David Kanter from Real World Technologies has written a pretty indepth article about NVIDIA's upcoming Fermi architecture, you can check it out over here.
It is in this context that Nvidia has announced a next generation architecture, which aims for even greater performance, reliability and programmability; unlocking even more software capabilities. This new architecture goes by several names to the keep the unwary on their toes: Fermi or GF100, although some in the press are mistakenly bandying about GT200. Nvidia has chosen to primarily discuss architecture and not to disclose most microarchitecture or implementation details in this announcement. Where possible, our educated speculation fills these gaps and will be clearly noted as such. The lack of details is partially due to the fact that products based on Fermi will not be out for several months – and even this timeline is unclear.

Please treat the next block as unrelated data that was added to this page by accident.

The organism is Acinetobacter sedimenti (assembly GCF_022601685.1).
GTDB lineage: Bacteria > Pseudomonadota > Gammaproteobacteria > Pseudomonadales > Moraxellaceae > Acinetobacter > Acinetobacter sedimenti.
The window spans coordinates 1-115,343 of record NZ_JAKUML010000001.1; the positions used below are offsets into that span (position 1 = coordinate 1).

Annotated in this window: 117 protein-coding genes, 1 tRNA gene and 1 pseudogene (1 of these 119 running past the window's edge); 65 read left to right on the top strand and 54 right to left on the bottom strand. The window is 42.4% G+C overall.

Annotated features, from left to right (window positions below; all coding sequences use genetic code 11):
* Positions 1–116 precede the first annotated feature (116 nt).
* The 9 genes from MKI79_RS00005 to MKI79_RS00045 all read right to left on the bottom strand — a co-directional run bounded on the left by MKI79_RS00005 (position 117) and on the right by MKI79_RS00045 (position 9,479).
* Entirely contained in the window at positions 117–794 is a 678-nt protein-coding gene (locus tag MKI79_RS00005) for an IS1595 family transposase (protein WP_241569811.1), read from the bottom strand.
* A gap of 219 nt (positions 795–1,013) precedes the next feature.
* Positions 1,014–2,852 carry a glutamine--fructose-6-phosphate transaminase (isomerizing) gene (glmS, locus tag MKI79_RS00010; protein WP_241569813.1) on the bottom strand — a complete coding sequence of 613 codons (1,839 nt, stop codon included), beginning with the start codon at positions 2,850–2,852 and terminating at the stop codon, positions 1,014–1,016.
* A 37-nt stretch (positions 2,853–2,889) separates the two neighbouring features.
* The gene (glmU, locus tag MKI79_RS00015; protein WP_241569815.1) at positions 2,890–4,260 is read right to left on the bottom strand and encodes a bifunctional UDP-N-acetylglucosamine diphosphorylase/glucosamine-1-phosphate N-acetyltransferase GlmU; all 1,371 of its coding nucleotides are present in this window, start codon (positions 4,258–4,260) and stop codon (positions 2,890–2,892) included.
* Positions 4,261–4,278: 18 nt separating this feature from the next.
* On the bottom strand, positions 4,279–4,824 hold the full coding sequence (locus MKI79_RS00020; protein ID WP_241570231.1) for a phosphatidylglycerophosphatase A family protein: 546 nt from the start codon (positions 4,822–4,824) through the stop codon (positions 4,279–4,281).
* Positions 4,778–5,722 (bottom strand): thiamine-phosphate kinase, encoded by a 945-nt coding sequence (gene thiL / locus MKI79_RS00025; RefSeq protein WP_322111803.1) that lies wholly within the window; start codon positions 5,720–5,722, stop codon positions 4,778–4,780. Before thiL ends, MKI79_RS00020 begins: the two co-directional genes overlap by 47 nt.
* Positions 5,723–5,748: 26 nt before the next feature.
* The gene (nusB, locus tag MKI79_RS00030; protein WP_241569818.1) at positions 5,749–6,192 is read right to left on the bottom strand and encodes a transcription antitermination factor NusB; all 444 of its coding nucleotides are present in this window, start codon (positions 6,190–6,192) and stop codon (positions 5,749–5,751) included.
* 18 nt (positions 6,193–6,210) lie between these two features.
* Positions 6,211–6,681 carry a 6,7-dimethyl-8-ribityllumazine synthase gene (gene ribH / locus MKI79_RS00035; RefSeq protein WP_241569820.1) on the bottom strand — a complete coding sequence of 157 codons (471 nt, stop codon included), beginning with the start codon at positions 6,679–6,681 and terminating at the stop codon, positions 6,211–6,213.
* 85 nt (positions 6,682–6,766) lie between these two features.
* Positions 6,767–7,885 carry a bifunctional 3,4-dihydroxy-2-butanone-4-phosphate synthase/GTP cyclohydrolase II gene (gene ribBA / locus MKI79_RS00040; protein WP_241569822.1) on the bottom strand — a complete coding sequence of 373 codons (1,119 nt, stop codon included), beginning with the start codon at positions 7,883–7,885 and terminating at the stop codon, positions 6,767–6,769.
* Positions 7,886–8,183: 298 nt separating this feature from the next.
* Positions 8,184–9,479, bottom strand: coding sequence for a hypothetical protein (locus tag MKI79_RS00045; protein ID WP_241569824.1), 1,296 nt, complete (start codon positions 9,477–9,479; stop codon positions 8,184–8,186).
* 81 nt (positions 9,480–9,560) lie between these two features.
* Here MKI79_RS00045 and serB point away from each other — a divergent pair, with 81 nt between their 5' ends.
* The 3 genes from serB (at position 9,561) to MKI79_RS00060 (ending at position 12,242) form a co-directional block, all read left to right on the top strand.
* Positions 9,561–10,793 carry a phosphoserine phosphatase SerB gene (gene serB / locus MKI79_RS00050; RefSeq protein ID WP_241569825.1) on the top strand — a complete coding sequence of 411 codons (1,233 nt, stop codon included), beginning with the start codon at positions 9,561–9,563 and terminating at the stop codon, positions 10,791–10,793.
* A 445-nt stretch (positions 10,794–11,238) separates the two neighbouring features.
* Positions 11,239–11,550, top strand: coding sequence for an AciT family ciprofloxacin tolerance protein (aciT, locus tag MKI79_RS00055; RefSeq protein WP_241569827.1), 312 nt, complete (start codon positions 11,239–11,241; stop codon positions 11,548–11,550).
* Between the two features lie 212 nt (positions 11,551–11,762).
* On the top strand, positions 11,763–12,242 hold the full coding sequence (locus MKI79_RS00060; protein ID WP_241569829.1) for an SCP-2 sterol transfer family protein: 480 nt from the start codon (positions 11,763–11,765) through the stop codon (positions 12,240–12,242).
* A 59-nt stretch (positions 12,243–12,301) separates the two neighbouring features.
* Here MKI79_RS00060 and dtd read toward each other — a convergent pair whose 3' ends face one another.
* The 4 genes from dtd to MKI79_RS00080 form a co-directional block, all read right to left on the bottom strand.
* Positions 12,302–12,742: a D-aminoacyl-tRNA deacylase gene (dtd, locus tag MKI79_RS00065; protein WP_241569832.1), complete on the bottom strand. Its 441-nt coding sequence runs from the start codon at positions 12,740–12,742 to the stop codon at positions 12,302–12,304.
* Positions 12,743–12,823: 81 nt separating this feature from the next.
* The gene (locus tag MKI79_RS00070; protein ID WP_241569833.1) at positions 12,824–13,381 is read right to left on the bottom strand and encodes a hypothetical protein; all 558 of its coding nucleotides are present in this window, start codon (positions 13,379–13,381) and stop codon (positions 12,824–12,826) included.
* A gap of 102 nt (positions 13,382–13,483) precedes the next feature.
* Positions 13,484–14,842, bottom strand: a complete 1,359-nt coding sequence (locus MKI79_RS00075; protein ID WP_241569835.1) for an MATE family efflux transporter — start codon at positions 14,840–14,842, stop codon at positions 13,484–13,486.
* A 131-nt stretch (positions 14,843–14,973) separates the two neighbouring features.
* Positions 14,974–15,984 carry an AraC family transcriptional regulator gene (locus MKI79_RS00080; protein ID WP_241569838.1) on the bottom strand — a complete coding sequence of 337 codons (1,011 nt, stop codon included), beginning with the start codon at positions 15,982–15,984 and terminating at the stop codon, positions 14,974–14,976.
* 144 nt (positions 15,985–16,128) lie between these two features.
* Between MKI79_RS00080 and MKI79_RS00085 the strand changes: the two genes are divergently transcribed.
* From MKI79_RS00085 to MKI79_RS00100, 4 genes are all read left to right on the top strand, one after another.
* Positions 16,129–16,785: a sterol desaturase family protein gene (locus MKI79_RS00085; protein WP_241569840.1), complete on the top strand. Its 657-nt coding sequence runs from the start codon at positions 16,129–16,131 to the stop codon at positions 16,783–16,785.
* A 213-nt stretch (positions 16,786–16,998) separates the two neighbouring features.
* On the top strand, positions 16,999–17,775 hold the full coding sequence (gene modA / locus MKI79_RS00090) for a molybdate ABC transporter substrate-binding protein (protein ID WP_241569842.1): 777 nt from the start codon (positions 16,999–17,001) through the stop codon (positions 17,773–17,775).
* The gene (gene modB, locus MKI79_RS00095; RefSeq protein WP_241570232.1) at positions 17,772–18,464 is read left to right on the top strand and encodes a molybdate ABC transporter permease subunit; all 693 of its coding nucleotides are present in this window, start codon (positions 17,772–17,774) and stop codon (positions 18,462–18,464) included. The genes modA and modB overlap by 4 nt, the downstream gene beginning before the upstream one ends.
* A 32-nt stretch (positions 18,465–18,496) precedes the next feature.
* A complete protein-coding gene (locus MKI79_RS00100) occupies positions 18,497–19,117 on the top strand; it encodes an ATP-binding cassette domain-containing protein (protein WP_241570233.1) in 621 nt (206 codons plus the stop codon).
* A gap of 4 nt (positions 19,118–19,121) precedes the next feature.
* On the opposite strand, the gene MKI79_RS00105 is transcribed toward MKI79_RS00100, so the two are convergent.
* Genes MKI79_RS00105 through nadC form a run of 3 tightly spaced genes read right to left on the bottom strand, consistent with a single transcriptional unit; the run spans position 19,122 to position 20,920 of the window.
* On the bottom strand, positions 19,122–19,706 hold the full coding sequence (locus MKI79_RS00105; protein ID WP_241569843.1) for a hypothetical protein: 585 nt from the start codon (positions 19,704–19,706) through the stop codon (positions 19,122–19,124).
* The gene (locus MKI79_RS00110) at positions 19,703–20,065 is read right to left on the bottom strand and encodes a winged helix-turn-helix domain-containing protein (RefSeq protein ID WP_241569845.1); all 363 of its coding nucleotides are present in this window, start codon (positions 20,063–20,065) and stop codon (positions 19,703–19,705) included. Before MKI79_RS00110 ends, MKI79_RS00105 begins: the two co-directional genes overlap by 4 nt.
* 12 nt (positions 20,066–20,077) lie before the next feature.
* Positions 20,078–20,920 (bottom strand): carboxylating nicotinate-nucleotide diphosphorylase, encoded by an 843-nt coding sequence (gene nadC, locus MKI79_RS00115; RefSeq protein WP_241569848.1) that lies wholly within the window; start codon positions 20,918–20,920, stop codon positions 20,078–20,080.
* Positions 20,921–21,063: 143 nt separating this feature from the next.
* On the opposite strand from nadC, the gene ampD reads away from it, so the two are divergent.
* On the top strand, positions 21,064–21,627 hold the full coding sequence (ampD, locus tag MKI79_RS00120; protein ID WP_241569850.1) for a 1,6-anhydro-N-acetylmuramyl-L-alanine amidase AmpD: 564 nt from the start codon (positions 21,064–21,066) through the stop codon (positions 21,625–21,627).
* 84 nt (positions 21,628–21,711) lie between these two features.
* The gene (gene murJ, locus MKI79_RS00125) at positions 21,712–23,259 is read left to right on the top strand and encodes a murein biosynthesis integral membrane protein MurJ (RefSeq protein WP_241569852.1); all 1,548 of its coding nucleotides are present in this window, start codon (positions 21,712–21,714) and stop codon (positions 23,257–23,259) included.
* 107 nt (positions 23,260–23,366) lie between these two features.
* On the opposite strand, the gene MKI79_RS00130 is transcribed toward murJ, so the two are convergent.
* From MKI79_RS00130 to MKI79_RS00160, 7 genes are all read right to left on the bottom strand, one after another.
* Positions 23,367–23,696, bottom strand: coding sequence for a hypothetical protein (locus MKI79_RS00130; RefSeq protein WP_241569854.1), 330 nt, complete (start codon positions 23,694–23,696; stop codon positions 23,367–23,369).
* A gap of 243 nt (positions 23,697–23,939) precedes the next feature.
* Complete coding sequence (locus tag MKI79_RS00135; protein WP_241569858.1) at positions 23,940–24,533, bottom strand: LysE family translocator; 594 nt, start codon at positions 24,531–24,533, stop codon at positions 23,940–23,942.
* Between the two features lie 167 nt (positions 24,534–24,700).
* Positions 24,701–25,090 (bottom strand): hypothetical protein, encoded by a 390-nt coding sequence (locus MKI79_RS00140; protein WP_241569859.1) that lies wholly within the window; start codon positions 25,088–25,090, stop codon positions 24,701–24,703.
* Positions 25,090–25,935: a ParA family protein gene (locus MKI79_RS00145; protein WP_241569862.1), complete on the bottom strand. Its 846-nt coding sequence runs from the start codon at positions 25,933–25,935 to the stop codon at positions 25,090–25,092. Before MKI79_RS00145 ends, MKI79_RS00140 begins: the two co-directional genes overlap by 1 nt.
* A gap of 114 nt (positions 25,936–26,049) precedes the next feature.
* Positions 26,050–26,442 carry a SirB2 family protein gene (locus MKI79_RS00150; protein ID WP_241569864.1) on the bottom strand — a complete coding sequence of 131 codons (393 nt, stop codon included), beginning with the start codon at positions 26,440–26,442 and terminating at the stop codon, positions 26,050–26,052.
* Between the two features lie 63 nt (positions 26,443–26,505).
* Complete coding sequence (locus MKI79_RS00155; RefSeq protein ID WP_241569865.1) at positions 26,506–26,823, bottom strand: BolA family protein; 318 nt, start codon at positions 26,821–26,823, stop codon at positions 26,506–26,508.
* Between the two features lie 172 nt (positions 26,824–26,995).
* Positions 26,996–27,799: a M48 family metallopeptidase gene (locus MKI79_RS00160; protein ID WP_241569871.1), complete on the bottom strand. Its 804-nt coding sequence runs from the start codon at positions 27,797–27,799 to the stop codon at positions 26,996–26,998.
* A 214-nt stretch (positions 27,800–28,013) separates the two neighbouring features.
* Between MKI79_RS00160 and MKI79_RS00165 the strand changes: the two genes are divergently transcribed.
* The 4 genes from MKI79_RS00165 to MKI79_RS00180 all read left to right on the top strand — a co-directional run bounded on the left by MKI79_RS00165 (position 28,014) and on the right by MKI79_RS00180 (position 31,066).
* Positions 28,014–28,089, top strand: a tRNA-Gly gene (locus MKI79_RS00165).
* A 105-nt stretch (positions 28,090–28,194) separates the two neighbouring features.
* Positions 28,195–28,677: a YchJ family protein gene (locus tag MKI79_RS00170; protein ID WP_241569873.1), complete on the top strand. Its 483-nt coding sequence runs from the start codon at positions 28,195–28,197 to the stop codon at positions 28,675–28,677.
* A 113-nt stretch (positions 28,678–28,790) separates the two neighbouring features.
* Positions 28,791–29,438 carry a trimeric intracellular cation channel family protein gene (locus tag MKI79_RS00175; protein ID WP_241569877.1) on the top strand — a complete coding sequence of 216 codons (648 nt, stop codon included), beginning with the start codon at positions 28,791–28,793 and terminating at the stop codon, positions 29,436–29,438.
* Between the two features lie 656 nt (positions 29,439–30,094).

Curiously, they are also not discussing the graphical capabilities of this chip and instead focusing only on compute. Hence our discussion is focused primarily on the GPU as a compute device. Accordingly, we will try and use standard terminology and point out where and how GPU terminology differs.